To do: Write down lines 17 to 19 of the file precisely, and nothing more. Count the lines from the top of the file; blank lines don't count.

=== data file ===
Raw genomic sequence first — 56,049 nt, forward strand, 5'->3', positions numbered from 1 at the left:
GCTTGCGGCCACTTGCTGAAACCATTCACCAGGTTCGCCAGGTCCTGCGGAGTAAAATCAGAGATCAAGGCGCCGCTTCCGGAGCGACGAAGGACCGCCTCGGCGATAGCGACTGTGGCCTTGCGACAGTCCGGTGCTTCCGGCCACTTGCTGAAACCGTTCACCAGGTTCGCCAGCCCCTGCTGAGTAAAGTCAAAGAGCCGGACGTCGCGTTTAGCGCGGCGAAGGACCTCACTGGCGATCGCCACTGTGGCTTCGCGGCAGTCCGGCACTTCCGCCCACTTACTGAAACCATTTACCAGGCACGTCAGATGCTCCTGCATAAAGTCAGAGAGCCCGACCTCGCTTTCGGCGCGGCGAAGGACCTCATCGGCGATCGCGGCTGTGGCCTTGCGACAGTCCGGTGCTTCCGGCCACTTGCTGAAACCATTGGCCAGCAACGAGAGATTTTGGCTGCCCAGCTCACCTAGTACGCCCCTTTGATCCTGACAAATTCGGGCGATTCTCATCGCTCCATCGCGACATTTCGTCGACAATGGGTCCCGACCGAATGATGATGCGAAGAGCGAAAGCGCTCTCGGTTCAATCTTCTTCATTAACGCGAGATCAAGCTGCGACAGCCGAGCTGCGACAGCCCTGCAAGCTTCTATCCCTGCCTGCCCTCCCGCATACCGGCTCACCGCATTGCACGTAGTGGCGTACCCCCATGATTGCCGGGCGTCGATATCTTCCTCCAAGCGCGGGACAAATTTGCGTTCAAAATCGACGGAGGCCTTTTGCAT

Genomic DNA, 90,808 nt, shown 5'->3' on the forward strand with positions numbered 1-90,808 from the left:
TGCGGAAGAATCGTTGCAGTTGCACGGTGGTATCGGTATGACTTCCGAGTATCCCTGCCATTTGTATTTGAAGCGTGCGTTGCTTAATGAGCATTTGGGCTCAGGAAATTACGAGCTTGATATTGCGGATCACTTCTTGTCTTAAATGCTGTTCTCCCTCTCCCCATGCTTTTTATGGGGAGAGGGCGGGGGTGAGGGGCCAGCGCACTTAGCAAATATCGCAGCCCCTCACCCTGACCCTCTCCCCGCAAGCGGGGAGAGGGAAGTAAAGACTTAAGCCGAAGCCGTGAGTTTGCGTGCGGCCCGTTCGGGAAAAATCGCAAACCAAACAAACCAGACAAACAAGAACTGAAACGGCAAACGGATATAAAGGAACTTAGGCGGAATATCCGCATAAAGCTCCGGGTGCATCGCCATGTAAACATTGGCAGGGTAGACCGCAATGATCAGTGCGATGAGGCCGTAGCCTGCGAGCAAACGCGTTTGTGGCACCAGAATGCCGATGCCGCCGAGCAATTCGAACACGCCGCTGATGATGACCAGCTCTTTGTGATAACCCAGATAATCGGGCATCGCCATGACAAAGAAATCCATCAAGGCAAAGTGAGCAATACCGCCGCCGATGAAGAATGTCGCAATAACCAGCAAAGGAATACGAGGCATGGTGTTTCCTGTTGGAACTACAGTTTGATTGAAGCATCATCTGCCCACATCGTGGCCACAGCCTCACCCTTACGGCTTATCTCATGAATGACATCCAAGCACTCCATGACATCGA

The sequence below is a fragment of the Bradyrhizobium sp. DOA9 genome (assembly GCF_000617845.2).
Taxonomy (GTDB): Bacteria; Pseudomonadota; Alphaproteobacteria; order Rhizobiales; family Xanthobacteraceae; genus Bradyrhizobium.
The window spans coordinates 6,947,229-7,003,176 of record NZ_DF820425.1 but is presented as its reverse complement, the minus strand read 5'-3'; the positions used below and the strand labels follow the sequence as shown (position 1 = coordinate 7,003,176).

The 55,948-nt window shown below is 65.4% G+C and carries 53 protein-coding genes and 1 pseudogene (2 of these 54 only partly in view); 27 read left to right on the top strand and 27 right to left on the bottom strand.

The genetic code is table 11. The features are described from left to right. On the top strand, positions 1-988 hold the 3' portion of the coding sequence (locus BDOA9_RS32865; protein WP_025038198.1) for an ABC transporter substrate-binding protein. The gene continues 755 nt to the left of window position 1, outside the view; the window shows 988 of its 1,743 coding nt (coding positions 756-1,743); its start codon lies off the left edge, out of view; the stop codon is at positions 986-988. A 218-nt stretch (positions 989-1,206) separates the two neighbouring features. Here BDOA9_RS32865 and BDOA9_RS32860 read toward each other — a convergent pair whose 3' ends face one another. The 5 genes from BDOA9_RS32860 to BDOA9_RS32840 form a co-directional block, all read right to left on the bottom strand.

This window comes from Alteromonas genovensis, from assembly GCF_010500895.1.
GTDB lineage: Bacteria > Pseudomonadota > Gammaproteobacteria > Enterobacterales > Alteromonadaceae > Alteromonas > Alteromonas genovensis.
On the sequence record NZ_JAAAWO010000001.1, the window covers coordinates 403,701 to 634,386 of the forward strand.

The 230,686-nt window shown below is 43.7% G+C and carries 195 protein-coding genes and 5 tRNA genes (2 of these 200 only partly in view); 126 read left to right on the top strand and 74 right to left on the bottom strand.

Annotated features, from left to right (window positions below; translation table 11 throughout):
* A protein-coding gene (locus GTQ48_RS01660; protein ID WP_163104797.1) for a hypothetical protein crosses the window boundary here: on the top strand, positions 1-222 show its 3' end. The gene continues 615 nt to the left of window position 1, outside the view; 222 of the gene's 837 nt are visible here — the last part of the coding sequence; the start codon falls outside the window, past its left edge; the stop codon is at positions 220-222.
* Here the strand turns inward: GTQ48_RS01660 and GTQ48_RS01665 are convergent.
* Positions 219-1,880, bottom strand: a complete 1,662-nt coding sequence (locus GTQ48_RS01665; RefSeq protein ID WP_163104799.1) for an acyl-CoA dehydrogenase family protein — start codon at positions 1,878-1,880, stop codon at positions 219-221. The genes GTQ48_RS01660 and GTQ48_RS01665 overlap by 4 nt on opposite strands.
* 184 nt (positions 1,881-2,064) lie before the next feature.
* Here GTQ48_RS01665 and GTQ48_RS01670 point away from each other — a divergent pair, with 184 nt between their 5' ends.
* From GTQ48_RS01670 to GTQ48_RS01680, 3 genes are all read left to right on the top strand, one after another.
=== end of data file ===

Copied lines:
* Positions 219-1,880, bottom strand: a complete 1,662-nt coding sequence (locus GTQ48_RS01665; RefSeq protein ID WP_163104799.1) for an acyl-CoA dehydrogenase family protein — start codon at positions 1,878-1,880, stop codon at positions 219-221. The genes GTQ48_RS01660 and GTQ48_RS01665 overlap by 4 nt on opposite strands.
* 184 nt (positions 1,881-2,064) lie before the next feature.
* Here GTQ48_RS01665 and GTQ48_RS01670 point away from each other — a divergent pair, with 184 nt between their 5' ends.